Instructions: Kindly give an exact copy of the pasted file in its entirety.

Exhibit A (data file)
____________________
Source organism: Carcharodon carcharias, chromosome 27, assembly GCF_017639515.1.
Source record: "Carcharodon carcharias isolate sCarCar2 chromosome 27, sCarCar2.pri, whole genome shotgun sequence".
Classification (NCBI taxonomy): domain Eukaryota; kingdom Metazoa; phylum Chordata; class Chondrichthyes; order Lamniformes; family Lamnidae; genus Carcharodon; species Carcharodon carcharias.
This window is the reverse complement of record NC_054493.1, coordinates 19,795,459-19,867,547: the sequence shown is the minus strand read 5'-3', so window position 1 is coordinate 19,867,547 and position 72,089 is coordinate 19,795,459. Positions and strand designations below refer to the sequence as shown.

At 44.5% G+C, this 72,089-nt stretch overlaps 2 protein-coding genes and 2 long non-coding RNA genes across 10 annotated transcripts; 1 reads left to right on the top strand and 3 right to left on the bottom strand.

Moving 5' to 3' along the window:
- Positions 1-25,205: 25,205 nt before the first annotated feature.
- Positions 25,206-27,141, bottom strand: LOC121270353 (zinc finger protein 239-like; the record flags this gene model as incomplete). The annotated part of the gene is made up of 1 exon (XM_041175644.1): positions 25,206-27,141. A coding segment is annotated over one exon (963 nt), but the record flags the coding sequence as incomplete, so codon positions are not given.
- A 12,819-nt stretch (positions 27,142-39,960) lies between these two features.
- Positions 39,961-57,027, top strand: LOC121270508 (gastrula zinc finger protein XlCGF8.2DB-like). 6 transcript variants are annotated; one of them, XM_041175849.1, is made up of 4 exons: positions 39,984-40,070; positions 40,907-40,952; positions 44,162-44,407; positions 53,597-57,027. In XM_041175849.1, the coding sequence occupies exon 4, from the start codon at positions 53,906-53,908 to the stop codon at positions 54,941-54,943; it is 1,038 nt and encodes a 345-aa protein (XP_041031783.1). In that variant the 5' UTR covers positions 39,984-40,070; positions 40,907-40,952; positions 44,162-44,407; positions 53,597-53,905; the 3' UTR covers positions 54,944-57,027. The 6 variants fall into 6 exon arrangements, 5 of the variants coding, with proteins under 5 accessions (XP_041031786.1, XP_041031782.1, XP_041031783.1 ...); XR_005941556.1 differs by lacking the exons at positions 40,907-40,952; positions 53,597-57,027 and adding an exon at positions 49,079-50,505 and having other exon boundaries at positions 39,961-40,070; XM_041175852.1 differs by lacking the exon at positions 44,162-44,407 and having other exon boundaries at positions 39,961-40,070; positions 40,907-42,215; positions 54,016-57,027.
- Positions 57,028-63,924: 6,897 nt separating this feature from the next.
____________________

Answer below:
Source organism: Carcharodon carcharias, chromosome 27, assembly GCF_017639515.1.
Source record: "Carcharodon carcharias isolate sCarCar2 chromosome 27, sCarCar2.pri, whole genome shotgun sequence".
Classification (NCBI taxonomy): domain Eukaryota; kingdom Metazoa; phylum Chordata; class Chondrichthyes; order Lamniformes; family Lamnidae; genus Carcharodon; species Carcharodon carcharias.
This window is the reverse complement of record NC_054493.1, coordinates 19,795,459-19,867,547: the sequence shown is the minus strand read 5'-3', so window position 1 is coordinate 19,867,547 and position 72,089 is coordinate 19,795,459. Positions and strand designations below refer to the sequence as shown.

At 44.5% G+C, this 72,089-nt stretch overlaps 2 protein-coding genes and 2 long non-coding RNA genes across 10 annotated transcripts; 1 reads left to right on the top strand and 3 right to left on the bottom strand.

Moving 5' to 3' along the window:
- Positions 1-25,205: 25,205 nt before the first annotated feature.
- Positions 25,206-27,141, bottom strand: LOC121270353 (zinc finger protein 239-like; the record flags this gene model as incomplete). The annotated part of the gene is made up of 1 exon (XM_041175644.1): positions 25,206-27,141. A coding segment is annotated over one exon (963 nt), but the record flags the coding sequence as incomplete, so codon positions are not given.
- A 12,819-nt stretch (positions 27,142-39,960) lies between these two features.
- Positions 39,961-57,027, top strand: LOC121270508 (gastrula zinc finger protein XlCGF8.2DB-like). 6 transcript variants are annotated; one of them, XM_041175849.1, is made up of 4 exons: positions 39,984-40,070; positions 40,907-40,952; positions 44,162-44,407; positions 53,597-57,027. In XM_041175849.1, the coding sequence occupies exon 4, from the start codon at positions 53,906-53,908 to the stop codon at positions 54,941-54,943; it is 1,038 nt and encodes a 345-aa protein (XP_041031783.1). In that variant the 5' UTR covers positions 39,984-40,070; positions 40,907-40,952; positions 44,162-44,407; positions 53,597-53,905; the 3' UTR covers positions 54,944-57,027. The 6 variants fall into 6 exon arrangements, 5 of the variants coding, with proteins under 5 accessions (XP_041031786.1, XP_041031782.1, XP_041031783.1 ...); XR_005941556.1 differs by lacking the exons at positions 40,907-40,952; positions 53,597-57,027 and adding an exon at positions 49,079-50,505 and having other exon boundaries at positions 39,961-40,070; XM_041175852.1 differs by lacking the exon at positions 44,162-44,407 and having other exon boundaries at positions 39,961-40,070; positions 40,907-42,215; positions 54,016-57,027.
- Positions 57,028-63,924: 6,897 nt separating this feature from the next.